Let the Ruffed Grouse Season Begin

Posted by on Sep 28, 2015 in Hunting | No Comments
ruffed grouse
A bird in the hand

By Joel Schnell September 28, 2015

It’s finally here, another Minnesota ruffed grouse season. Over three months of hunting this grand game bird. The opener starts the season of cruising the backroads of the Northwoods in search of upland birds.

A Diary of the Opener

Opening morning I met up with my number one bird hunting buddy Dave to work up some birds (everybody needs a number one bird hunting buddy). The weather was warm and sunny, but a cool breeze kept it comfortable. The dogs and I have suffered through some hot summer day openers but this one was quite pleasant. We had to drive separately but met up at a parking spot, and loaded our dogs and gear into one vehicle. After pouring over maps a few minutes we headed a few miles down the road to our first cover. A long a winding dirt forest road greeted us. We drove a couple miles down, passing parked trucks of the other hunters, and several campsites busy with dogs, atv’s, and smoldering camp fires. Finally we made it to the end of the road, unloaded a Brittany and a Gordon, and walked past our first gate. A sign proclaiming the contribution of the Ruffed Grouse Society  indicated we were in the right spot.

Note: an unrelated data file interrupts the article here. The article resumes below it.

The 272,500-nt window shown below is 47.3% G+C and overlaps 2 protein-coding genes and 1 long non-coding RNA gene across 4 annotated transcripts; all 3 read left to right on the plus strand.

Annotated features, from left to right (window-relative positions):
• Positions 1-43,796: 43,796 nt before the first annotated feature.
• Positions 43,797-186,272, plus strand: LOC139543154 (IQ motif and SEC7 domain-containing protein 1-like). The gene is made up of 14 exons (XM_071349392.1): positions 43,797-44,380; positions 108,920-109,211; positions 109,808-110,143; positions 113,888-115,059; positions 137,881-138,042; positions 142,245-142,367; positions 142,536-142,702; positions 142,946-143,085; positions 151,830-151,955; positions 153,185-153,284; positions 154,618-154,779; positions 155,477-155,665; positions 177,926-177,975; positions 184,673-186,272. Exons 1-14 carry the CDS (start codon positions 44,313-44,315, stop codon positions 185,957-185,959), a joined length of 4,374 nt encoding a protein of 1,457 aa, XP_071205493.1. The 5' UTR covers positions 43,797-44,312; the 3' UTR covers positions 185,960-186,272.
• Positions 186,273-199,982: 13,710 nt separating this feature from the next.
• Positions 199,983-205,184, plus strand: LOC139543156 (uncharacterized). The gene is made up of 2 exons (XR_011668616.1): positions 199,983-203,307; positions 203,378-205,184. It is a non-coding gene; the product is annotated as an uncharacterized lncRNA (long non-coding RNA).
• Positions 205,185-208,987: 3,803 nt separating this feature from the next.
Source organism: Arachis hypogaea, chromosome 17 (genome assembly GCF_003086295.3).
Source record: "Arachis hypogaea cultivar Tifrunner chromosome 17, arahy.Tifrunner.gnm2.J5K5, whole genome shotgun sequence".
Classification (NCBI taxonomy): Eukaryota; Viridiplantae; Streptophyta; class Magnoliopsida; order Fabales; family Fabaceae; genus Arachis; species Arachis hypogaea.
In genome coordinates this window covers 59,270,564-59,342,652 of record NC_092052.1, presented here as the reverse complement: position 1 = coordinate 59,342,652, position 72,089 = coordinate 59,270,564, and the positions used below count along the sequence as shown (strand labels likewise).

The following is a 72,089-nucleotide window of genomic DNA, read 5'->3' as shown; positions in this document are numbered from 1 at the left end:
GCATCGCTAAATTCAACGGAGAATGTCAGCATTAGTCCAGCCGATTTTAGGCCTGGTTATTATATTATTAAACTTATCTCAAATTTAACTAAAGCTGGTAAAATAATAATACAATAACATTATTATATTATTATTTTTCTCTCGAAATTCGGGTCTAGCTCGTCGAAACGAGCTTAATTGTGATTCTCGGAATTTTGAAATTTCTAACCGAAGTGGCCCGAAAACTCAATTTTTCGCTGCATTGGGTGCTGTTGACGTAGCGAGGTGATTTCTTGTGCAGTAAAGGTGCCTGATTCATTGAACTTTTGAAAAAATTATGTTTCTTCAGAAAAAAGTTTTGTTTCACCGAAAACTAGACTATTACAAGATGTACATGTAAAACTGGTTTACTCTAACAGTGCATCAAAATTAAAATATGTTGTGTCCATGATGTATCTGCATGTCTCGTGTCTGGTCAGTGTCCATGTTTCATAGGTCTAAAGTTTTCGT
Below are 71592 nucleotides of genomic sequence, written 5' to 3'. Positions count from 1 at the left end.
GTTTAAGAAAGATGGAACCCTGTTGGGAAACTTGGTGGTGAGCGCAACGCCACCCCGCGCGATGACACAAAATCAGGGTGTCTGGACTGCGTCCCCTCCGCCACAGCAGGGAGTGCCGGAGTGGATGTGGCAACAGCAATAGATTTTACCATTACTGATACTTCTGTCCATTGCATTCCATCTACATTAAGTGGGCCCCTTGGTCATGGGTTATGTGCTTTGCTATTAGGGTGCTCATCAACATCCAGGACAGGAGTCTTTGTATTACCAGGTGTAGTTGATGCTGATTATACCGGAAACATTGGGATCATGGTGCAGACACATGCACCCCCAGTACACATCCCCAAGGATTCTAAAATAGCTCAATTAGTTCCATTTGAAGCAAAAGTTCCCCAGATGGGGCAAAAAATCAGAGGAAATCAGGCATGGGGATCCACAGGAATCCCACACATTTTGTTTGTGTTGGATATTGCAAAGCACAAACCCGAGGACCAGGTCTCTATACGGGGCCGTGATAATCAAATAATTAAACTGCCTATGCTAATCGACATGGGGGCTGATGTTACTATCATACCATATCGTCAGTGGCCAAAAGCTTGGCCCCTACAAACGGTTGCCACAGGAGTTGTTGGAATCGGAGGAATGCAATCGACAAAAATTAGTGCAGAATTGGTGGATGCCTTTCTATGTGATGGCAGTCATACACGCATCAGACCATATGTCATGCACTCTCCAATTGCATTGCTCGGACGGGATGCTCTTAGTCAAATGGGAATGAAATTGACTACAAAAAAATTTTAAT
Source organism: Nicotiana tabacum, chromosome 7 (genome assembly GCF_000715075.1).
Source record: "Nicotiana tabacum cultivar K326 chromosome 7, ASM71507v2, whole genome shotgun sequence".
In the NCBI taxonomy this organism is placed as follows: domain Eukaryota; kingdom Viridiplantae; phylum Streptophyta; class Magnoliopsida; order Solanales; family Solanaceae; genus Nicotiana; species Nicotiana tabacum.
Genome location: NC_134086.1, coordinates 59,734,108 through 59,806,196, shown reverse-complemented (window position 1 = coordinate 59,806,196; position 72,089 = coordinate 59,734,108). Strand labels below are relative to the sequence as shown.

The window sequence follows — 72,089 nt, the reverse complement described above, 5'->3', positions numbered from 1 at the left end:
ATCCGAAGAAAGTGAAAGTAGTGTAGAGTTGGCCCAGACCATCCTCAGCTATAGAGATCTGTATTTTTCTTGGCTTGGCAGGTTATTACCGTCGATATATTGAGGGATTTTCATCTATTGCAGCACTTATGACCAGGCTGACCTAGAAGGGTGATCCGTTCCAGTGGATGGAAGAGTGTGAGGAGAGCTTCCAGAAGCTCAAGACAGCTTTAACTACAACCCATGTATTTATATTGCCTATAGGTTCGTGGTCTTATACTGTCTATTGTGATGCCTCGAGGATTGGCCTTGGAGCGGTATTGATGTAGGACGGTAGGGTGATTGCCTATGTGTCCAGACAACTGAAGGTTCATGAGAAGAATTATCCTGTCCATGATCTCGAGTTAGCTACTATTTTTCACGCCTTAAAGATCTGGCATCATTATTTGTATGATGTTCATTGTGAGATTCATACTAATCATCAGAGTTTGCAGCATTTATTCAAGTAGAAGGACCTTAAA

One hot and tired bird dog

Into the Cover

After a dusty trail walk for a spell, and getting buzzed by an atv (for whom a closed gate and prohibited sign must refer to someone other than him) we found a nice foot trail. Stepping over a couple fallen trees, we skirted the edge of a swamp and soon flushed our first three birds. A thunder of wings and gray blur were all we saw. The birds predictably didn’t want to flush over the swamp, so we stepped up to the edge to try for a re-flush. The birds obliged, but still no shots were to be had. A little further on we hit a T in the trail, and each of us took our dog and walked a spell down our own trail. Swamp edge and wrist-sized aspen was abundant. After reconnecting, we decided to continue down one of the trails to see if we could make a loop back to the truck.

A Little Lead in the Air

Soon both dogs, Maggie and Barkley, were working the trail side and beckoned us off the path into the thicket. Bell went silent, and a shot rang out after a bird. Soon several other grouse made their escape. More shooting, but no clear shots were to be had. Finding the trail again, we flushed two more birds right by the trail near the vehicle. Not a bad start to the season, probably 9 birds in the first two hours. We stopped for field lunch at the truck, folding chairs and coolers opened up. The dogs found any puddle they could lay in to cool off.

Levi cools off

More Action Abounds